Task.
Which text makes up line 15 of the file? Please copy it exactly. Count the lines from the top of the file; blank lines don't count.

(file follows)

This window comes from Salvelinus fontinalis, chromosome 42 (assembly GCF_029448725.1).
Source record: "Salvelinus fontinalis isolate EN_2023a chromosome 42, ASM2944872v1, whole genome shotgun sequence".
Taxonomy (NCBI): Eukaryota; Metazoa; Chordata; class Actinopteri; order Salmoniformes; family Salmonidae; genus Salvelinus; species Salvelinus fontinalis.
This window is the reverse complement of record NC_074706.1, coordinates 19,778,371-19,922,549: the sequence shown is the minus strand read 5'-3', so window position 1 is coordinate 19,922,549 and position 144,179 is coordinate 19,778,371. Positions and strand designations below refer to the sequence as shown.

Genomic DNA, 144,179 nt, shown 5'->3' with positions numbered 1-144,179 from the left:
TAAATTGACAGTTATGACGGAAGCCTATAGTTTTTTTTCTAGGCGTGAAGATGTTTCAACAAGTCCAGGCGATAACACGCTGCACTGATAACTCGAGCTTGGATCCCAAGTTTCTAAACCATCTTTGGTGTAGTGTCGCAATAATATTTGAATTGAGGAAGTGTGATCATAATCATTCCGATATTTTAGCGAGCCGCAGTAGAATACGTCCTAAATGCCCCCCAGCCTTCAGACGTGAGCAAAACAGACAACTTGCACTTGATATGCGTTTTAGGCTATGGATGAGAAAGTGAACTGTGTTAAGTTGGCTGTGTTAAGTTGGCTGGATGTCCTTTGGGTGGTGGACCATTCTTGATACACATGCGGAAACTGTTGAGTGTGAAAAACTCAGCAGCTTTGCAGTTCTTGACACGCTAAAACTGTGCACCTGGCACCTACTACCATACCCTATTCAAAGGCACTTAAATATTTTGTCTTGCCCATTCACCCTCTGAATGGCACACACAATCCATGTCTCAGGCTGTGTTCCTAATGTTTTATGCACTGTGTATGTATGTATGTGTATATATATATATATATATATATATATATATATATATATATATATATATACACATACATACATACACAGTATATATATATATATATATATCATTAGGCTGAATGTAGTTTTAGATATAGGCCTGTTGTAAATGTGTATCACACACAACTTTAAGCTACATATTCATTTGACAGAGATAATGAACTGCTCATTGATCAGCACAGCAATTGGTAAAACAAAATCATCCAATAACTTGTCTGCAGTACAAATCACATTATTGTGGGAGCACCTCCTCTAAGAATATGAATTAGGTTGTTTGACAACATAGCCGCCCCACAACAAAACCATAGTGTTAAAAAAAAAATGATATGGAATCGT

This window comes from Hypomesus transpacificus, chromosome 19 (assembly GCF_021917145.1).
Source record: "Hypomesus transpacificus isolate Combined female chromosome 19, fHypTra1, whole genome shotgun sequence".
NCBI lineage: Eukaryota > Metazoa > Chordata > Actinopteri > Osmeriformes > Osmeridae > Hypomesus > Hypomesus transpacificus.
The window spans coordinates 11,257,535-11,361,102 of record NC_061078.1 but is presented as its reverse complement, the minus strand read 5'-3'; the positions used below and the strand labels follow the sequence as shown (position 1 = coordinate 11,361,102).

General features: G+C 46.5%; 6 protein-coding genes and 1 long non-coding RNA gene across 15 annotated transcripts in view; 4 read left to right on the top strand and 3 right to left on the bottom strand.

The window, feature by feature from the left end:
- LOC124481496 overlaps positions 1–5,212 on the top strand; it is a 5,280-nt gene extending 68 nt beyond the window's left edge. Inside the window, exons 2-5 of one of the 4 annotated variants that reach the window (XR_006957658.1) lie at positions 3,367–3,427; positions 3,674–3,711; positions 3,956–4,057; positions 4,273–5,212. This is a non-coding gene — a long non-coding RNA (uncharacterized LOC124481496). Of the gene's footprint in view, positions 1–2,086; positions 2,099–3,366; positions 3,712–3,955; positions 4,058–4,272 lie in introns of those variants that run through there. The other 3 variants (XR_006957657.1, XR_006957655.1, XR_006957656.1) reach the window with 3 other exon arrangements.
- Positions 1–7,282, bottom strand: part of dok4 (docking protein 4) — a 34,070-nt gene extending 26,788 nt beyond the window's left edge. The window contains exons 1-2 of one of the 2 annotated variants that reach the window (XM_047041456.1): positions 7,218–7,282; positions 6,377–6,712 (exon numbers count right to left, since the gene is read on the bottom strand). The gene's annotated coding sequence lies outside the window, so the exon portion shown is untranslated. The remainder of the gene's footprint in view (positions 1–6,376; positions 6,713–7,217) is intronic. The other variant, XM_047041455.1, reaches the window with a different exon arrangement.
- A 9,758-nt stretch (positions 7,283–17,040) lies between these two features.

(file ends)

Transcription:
- A 9,758-nt stretch (positions 7,283–17,040) lies between these two features.